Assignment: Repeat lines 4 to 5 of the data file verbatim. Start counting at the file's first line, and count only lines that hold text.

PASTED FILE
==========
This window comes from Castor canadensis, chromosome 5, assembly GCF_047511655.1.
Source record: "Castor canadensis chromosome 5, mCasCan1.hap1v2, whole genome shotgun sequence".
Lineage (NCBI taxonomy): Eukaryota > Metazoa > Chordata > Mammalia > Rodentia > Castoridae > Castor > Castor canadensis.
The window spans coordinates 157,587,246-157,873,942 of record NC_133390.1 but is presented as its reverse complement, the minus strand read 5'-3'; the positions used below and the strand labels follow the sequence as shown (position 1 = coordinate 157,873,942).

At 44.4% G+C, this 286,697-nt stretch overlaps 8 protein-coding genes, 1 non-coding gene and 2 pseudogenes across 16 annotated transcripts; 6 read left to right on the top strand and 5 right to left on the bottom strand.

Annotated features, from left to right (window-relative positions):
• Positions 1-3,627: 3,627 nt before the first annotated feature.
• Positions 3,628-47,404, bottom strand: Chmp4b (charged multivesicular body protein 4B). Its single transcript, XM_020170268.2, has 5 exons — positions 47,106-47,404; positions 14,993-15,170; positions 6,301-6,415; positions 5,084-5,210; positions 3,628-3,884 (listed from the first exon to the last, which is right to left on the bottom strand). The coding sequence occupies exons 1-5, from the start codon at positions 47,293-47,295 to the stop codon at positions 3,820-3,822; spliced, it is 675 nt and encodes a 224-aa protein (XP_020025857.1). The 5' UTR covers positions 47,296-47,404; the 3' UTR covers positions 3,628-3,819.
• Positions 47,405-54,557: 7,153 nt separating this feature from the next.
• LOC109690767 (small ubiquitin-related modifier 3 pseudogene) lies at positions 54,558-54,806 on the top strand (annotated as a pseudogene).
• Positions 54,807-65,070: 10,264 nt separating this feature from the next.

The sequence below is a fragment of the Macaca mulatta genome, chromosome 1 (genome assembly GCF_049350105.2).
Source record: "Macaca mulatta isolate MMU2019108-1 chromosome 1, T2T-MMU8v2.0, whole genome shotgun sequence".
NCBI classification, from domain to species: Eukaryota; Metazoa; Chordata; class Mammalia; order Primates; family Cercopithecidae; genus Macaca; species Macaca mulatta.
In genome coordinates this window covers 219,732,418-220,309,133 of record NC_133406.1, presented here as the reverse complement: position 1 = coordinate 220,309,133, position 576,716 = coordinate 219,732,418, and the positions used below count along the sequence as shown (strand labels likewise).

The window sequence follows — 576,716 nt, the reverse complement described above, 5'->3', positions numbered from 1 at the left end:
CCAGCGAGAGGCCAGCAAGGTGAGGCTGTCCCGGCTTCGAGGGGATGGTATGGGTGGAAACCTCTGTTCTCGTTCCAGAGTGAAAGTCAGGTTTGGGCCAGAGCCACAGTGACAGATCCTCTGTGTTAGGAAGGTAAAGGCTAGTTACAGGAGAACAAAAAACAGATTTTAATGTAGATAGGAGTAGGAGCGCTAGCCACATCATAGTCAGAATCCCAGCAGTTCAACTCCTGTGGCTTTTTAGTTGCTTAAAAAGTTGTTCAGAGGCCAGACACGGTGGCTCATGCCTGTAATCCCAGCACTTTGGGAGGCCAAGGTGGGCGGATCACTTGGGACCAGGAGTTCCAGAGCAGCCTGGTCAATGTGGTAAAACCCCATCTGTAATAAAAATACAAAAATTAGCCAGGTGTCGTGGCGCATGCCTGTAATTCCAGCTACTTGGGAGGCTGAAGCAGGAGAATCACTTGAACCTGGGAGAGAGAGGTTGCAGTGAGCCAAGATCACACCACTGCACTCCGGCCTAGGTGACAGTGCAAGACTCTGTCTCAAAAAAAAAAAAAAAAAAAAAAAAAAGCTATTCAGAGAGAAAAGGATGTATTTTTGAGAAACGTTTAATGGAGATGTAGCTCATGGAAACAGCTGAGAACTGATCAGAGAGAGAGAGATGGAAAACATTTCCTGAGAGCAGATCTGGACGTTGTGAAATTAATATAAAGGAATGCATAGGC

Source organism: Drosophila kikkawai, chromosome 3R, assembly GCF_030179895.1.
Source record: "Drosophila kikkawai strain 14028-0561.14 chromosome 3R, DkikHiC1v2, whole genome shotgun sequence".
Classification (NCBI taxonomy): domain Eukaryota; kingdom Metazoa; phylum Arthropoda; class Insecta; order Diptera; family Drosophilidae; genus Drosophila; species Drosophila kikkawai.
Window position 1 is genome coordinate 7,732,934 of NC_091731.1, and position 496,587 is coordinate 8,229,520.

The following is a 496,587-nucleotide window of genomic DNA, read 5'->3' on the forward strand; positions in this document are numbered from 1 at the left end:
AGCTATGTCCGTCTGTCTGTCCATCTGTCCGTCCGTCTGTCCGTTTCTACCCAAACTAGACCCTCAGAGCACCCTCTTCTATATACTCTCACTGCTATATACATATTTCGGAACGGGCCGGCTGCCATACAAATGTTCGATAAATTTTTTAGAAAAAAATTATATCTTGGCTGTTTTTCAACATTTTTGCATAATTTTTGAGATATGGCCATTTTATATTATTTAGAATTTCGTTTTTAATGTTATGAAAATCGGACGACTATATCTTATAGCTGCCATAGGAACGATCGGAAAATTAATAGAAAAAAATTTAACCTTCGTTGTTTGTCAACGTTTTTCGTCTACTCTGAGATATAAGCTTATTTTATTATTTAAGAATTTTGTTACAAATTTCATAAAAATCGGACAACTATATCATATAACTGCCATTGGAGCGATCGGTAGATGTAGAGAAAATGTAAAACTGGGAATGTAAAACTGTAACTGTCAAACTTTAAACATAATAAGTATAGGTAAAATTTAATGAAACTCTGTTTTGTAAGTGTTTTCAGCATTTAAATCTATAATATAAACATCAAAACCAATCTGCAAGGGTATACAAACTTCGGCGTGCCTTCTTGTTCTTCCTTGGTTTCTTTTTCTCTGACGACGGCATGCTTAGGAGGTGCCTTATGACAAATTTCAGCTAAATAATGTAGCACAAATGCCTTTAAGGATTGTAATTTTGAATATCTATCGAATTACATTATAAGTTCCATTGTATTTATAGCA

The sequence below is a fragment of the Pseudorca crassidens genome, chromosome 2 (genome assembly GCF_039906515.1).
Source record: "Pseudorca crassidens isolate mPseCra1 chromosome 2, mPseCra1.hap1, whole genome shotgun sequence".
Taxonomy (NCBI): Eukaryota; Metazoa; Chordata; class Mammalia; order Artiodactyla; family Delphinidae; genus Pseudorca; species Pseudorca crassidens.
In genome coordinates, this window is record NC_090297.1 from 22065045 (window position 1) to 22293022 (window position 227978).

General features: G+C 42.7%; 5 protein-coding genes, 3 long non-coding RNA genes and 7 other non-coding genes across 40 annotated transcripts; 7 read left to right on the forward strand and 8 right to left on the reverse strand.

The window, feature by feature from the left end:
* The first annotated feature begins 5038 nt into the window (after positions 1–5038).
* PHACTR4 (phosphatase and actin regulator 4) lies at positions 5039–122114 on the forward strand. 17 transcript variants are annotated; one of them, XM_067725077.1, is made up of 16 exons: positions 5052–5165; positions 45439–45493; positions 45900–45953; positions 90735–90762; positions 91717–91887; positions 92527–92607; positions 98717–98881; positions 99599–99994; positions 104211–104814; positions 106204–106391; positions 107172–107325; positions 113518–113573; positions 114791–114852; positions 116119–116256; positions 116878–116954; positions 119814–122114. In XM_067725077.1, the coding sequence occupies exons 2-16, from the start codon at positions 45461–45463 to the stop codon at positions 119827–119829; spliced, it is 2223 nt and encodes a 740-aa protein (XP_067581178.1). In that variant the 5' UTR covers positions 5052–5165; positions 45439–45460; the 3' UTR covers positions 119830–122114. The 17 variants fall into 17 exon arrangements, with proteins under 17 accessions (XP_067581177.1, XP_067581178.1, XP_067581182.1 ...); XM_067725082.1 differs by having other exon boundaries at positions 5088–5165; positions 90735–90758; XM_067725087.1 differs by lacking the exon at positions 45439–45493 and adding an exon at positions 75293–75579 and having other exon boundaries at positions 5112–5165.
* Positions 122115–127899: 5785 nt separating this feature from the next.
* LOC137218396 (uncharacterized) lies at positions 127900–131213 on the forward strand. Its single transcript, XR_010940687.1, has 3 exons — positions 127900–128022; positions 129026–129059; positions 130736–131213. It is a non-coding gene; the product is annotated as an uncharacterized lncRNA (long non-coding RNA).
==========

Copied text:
The window spans coordinates 157,587,246-157,873,942 of record NC_133390.1 but is presented as its reverse complement, the minus strand read 5'-3'; the positions used below and the strand labels follow the sequence as shown (position 1 = coordinate 157,873,942).

At 44.4% G+C, this 286,697-nt stretch overlaps 8 protein-coding genes, 1 non-coding gene and 2 pseudogenes across 16 annotated transcripts; 6 read left to right on the top strand and 5 right to left on the bottom strand.